The United States, Canada and a string of Latin American countries recognised the young leader in quick succession. Maduro, who has led the oil-rich nation since 2013 and has the support of the armed forces, has refused to stand down.
But on Saturday Guaido, 35, gained support from a key military official. Venezuela’s defence attache to Washington, Colonel Jose Luis Silva, told Reuters that he has broken with the Maduro government and recognized Guaido as interim president.
Speaking at the UN meeting, called by the United States, US Secretary of State Mike Pompeo said Maduro’s “socialist experiment” had caused the economy to collapse and reduced ordinary Venezuelans to rooting through dumpsters for food.
“Now it is time for every other nation to pick a side. ... Either you stand with the forces of freedom, or you’re in league with Maduro and his mayhem,” Pompeo told the council. “We call on all members of the Security Council to support Venezuela’s democratic transition and interim President Guaido’s role.”
Pompeo also called on the international community to disconnect their financial systems from Maduro’s government. Washington has signaled it was ready to step up economic measures to try to drive Maduro from power, but on Saturday Pompeo declined to elaborate on any such plans.
By overcoming opposition to holding the UN meeting on Saturday, Washington successfully put the global spotlight on Venezuela as a Security Council problem. However, any council action to address the crisis would be blocked by veto-powers Russia and China, diplomats said.
Britain, Germany, France and Spain all said on Saturday they would recognise Guaido if Maduro failed to call fresh elections within eight days, an ultimatum Russia said was “absurd” and the Venezuelan foreign minister called “childlike.”
“Europe is giving us eight days? Where do you get that you have the power to establish a deadline or an ultimatum to a sovereign people?” Venezuelan Foreign Minister Jorge Arreaza told the Security Council.
Russia also said military intervention in Venezuela should be avoided at any cost, while Caracas reiterated that its offer of dialogue with President Donald Trump’s government was still on the table despite his administration’s two-year campaign against Maduro.
“If President Trump, like other presidents of the United States, is in search of war to show he can govern and to stimulate the economy, he won’t get that war in Venezuela,” Arreaza told reporters later.
Venezuela has sunk into turmoil under Maduro with food shortages and protests amid an economic and political crisis that has sparked mass emigration and inflation that is seen rising to 10 million per cent this year.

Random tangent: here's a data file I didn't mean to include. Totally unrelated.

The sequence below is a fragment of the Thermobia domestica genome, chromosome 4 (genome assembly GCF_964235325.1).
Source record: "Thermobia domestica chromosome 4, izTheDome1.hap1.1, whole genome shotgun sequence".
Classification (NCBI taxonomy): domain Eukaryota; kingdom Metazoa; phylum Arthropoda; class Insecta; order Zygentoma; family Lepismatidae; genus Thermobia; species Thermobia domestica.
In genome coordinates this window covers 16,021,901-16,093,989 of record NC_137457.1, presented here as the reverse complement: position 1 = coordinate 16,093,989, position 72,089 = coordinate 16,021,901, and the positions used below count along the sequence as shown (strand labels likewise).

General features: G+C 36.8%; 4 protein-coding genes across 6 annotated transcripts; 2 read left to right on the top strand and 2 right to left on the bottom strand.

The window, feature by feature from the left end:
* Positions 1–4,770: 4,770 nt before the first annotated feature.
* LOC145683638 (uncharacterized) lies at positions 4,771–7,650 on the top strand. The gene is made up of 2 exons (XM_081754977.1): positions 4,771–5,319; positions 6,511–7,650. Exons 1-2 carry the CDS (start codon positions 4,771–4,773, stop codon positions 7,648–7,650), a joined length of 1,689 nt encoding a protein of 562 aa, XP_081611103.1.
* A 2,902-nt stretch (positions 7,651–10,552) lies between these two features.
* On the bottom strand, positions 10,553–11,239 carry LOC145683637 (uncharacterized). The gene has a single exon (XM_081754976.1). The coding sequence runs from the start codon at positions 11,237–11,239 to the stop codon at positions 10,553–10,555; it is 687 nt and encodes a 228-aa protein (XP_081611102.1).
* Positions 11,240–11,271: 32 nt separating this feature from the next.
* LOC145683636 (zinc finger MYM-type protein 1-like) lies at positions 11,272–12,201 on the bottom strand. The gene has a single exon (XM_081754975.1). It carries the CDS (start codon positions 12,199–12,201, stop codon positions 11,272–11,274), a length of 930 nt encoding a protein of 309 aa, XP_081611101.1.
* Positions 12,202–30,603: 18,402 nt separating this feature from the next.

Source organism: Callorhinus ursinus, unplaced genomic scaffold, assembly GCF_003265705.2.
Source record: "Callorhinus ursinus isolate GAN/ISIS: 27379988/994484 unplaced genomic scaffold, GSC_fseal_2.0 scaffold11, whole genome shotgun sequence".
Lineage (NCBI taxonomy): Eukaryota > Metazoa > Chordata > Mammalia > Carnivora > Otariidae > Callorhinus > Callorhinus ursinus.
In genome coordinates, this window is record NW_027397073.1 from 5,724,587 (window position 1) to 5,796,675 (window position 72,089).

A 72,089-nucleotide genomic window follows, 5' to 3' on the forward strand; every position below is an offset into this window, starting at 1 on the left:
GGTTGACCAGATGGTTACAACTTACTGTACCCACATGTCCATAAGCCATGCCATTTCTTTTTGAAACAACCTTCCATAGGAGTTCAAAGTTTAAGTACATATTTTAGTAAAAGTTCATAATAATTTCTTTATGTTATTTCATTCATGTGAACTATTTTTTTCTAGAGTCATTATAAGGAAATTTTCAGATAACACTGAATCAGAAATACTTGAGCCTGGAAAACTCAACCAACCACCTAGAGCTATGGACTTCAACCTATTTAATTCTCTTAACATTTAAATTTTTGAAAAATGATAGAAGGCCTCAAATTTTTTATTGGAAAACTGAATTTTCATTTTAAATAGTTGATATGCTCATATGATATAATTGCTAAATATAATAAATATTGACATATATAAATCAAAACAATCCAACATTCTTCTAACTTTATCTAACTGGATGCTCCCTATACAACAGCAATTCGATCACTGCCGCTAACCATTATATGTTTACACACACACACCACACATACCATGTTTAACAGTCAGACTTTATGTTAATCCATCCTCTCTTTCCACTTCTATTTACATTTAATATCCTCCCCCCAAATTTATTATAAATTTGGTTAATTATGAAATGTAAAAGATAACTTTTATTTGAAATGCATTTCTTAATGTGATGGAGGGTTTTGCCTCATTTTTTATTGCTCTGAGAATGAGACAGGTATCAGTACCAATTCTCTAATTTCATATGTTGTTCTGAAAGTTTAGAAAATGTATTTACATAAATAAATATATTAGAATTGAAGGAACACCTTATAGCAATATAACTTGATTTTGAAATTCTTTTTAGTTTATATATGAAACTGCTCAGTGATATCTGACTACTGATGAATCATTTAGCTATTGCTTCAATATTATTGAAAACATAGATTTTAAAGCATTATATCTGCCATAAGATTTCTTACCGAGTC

Maduro cruised to re-election last May. The opposition largely boycotted the vote after its senior leaders were blocked from taking part. Critics accused the government of vote buying. The domestic opposition, the United States and right-leaning Latin American governments declined to recognise the result of the ballot.
Venezuelan opposition sympathisers had been urging Guaido to assume the presidency since Maduro was inaugurated for a second term on Jan. 10. Hundreds of thousands took to the streets in Caracas earlier this week, calling on Maduro to step down.
Guaido’s declaration of himself as the interim president takes Venezuela into uncharted territory, with the possibility of the opposition now running a parallel government recognised abroad as legitimate but without control over state functions.
After the Security Council debate, Guaido sent a letter to Secretary-General Antonio Guterres asking the United Nations for help addressing hunger, violence and the lack of medicines in his country.
The United Nations did not immediately respond to a request for comment on the letter.
Guaido celebrated the support of European countries and also asked them to send humanitarian aid to help relieve the economic crisis. “We woke up today with nothing less than the full support of the European community,” Guaido said at a small political event in a square in the capital Caracas.
“Several European countries have been in touch with us and are going to support the entry of humanitarian aid. ... We continue adding countries to this great effort,” he said.
The Maduro government has previously rejected such aid, denying there is a humanitarian crisis in the country and blaming economic problems on sanctions.
After Washington’s declaration of support for Guaido, Maduro cut off diplomatic relations with the United States on Wednesday and gave US diplomats 72 hours to leave the country.
Some US embassy staff left Caracas on Friday, and Venezuela was withdrawing staff from Washington on Saturday, Venezuela’s foreign ministry said in a statement
However, Maduro softened his demand that all US embassy staff withdraw by Saturday.
Instead, the two countries will seek an agreement to replace the embassies with “Interest Offices” in their respective capitals within 30 days, the statement said. If that fails, the missions would close.